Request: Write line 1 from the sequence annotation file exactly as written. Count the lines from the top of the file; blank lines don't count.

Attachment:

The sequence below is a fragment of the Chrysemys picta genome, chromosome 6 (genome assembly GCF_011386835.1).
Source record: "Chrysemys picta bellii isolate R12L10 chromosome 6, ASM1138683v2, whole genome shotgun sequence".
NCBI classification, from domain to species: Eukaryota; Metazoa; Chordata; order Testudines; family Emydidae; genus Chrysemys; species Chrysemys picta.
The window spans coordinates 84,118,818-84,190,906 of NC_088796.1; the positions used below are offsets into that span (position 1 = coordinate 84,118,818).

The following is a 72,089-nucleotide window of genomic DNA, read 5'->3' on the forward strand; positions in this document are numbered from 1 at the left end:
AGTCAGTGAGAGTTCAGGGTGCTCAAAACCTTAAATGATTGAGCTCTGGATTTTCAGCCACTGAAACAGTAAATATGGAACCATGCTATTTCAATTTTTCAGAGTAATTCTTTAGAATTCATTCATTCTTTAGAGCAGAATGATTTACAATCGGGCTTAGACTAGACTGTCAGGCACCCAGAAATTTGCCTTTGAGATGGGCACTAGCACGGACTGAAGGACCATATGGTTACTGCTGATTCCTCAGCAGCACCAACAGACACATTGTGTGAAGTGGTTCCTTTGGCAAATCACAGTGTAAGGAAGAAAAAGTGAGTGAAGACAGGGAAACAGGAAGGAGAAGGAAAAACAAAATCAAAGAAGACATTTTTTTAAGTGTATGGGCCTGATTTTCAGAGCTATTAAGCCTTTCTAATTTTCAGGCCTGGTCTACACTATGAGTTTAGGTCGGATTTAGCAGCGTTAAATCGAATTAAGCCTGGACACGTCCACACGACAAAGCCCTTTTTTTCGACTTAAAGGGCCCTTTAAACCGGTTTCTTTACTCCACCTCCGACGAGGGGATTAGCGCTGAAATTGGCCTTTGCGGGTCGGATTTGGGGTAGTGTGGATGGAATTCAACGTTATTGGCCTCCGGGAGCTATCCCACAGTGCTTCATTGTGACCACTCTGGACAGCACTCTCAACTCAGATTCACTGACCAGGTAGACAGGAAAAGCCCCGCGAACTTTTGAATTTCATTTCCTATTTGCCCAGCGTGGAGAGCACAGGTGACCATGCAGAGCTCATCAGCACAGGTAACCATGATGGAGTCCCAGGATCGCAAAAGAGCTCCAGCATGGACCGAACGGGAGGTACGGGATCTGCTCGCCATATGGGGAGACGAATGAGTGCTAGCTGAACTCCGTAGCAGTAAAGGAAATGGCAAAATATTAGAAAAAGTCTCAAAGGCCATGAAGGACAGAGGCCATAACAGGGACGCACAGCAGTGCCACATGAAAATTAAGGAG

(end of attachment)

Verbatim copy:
The sequence below is a fragment of the Chrysemys picta genome, chromosome 6 (genome assembly GCF_011386835.1).